as for iraq, pulling out immediately would probably be a bad idea, the only thing that seems to be viable he could do differently is to try to get support from other anti war countries like russia or france

smokey spice said...

sorry for the third re-posting of the other person's comment. i had it copied on my comment so that i could refer to it.

AlanK said...

sorry for the double post, i had a problem with trying to publish it

as for the above person comment, I have to disagree

although sharon is obviously trying to grab as much land as possible, at the time of the oslo accords, isreal was being led by a leader that was willing to negotiate with the palestinians. Also In the end no one can force isreal and palestine to make peace, they need to do it themselves.

also the post on Iran was interesting, but it might be too late, this should have been done when khatami was elected president by the iranian people, when they showed they wanted a more democratic rule than that of the mullahs. Perhaps now it is too late as they have sufferred crackdowns since then and lost power


Heiko said...

There is plenty in your analysis I agree with, in a democratic nation like America the President has not all that much lee way, and a candidate who's too far away from the mainstream just won't get elected.

So, in practise the differences between Clinton, Bush and Kerry are in many respects not all that large.

I am much more optimistic than you are about a resolution of the Israeli conflict. You know that I think that Israel has genuine security concerns. If it gives up military control of the West Bank, 80% of its population will be within artillery range (or half a day's walk) of foreign forces, who in the past have expressed a wish to annihalate Israel.

BUT, those security concerns are a lot less valid now than they were 30 or even 10 years ago.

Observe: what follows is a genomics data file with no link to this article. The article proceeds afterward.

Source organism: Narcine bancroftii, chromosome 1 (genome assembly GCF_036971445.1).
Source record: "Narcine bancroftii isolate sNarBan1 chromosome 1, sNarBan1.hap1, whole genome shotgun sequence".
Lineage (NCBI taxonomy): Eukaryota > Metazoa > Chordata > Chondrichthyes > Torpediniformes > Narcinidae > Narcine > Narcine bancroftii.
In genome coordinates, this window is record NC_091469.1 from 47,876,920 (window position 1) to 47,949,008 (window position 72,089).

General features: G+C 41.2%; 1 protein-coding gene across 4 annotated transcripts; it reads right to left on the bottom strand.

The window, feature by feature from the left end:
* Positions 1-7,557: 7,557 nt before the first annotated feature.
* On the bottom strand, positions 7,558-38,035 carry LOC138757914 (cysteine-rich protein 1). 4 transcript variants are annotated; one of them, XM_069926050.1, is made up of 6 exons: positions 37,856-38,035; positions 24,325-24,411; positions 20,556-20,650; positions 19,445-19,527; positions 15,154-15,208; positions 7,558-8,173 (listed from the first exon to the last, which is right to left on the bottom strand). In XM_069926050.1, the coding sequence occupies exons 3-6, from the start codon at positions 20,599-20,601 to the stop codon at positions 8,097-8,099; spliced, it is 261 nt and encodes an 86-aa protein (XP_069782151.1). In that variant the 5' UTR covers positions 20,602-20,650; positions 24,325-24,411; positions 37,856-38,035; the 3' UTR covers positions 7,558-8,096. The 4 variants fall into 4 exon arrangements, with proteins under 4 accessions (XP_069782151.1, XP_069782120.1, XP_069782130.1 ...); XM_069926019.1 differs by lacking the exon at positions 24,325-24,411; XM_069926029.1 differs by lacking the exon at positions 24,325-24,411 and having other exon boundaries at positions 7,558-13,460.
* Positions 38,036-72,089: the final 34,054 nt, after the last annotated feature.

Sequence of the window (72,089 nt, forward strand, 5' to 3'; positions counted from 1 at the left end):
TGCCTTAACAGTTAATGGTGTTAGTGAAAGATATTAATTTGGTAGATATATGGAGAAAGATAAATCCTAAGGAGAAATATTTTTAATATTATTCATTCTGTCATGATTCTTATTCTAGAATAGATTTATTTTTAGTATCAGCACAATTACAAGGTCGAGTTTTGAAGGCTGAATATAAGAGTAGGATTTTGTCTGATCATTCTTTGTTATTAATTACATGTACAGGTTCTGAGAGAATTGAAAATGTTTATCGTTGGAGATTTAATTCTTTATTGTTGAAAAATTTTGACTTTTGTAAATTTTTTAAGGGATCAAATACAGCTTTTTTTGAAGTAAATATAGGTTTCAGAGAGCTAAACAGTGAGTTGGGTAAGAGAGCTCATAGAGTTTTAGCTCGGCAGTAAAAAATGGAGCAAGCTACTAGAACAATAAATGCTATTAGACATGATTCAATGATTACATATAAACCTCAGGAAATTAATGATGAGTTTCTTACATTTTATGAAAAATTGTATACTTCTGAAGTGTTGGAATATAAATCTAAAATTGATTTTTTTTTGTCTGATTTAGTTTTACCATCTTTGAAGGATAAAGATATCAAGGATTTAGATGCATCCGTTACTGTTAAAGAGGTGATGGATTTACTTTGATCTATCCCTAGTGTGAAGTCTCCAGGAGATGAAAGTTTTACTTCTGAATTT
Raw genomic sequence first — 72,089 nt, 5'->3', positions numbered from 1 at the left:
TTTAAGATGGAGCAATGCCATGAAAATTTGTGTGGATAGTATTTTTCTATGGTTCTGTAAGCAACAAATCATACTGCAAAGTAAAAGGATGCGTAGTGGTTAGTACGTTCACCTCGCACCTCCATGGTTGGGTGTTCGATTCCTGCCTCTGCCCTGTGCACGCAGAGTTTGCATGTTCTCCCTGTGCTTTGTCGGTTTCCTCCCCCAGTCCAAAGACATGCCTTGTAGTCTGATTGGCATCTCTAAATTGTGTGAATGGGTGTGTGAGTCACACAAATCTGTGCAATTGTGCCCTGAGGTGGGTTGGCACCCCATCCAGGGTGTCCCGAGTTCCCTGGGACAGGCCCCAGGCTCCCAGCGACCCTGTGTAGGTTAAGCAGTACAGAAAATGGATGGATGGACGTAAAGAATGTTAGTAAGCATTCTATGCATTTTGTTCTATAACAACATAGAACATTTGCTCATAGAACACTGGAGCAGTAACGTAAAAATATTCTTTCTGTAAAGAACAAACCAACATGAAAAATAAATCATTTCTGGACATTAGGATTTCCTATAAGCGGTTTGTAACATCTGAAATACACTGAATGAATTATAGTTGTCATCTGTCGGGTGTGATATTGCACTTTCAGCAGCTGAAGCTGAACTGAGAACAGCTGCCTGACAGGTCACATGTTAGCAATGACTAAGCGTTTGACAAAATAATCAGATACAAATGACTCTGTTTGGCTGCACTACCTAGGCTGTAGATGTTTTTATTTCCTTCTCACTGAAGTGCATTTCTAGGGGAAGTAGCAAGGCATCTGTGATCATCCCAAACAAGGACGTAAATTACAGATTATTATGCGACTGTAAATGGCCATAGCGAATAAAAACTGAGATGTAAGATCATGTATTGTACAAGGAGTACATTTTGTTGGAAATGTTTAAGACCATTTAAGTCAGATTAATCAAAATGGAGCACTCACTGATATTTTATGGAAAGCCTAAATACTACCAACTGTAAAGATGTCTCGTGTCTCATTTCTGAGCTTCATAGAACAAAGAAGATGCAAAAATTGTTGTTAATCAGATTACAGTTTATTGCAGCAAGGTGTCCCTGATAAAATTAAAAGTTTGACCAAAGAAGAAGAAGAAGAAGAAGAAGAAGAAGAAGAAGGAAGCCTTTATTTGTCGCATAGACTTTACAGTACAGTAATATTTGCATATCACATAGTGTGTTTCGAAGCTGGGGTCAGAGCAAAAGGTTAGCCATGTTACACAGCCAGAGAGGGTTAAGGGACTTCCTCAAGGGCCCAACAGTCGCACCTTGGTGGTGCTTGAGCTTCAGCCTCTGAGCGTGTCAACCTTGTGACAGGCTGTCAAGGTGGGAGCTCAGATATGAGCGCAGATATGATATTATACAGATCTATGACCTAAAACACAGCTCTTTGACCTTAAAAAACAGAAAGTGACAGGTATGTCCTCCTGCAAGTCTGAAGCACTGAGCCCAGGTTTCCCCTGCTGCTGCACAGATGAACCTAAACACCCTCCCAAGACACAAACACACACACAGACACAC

Furthermore, Israelis are not willing (which I'd say is something they are to be commended for) to throw all Arabs out of Palestine, and to just annex the land wholesale in that fashion. And because they aren't willing to grant all Palestinians citizenship, they cannot annex the land without throwing most or all of the Arabs out.

I do see some hope for a speedy settlement with minor border changes (not more than 5% of Palestinian territory being annexed), and some sort of security guarantee provided by Israel's neighbours in return for a military withdrawal. And a few decades down the line, I expect that the hate will have dissipated and there'll be freedom of residence in the Mid East, like there is now in the European Union. Jews will then be allowed to move into Arab countries, with their rights fully protected and the option of becoming citizens, and likewise muslim Arabs will be allowed to freely immigrate into Israel and become full citizens.

Smokeyspice mentions Vietnam. Now, I think that the world has evolved for the better over the last 30 years, and that includes the US. In the fifties and sixties there was still segregation for example. And up to the seventies, wars of territorial conquest were very common. On the other hand, in the last 30 years, I can only think of two wars of territorial conquest (ie where one established souvereign state attacks another with the aim of gaining territory), Saddam's wars against Iran and Kuwait.